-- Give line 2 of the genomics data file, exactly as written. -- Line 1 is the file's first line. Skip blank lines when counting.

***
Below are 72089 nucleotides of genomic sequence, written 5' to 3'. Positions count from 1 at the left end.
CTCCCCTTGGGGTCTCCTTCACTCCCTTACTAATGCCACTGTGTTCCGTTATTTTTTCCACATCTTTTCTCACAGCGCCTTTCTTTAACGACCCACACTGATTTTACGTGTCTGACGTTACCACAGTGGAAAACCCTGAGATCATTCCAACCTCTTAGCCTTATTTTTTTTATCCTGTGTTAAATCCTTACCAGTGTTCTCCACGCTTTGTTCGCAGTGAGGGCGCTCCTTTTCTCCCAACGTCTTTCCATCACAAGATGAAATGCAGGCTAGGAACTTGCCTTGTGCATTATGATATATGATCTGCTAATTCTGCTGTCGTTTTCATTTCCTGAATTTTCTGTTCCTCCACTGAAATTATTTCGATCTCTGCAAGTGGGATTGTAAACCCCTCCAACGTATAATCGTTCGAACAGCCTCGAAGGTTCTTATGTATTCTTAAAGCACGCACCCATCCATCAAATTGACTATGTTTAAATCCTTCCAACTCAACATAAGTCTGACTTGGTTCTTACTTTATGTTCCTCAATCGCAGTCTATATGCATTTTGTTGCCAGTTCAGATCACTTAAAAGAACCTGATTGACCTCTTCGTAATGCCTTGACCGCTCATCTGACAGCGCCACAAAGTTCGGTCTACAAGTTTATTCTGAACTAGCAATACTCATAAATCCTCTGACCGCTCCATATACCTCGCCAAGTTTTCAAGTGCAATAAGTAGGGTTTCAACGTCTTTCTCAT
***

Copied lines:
CTCCCCTTGGGGTCTCCTTCACTCCCTTACTAATGCCACTGTGTTCCGTTATTTTTTCCACATCTTTTCTCACAGCGCCTTTCTTTAACGACCCACACTGATTTTACGTGTCTGACGTTACCACAGTGGAAAACCCTGAGATCATTCCAACCTCTTAGCCTTATTTTTTTTATCCTGTGTTAAATCCTTACCAGTGTTCTCCACGCTTTGTTCGCAGTGAGGGCGCTCCTTTTCTCCCAACGTCTTTCCATCACAAGATGAAATGCAGGCTAGGAACTTGCCTTGTGCATTATGATATATGATCTGCTAATTCTGCTGTCGTTTTCATTTCCTGAATTTTCTGTTCCTCCACTGAAATTATTTCGATCTCTGCAAGTGGGATTGTAAACCCCTCCAACGTATAATCGTTCGAACAGCCTCGAAGGTTCTTATGTATTCTTAAAGCACGCACCCATCCATCAAATTGACTATGTTTAAATCCTTCCAACTCAACATAAGTCTGACTTGGTTCTTACTTTATGTTCCTCAATCGCAGTCTATATGCATTTTGTTGCCAGTTCAGATCACTTAAAAGAACCTGATTGACCTCTTCGTAATGCCTTGACCGCTCATCTGACAGCGCCACAAAGTTCGGTCTACAAGTTTATTCTGAACTAGCAATACTCATAAATCCTCTGACCGCTCCATATACCTCGCCAAGTTTTCAAGTGCAATAAGTAGGGTTTCAACGTCTTTCTCAT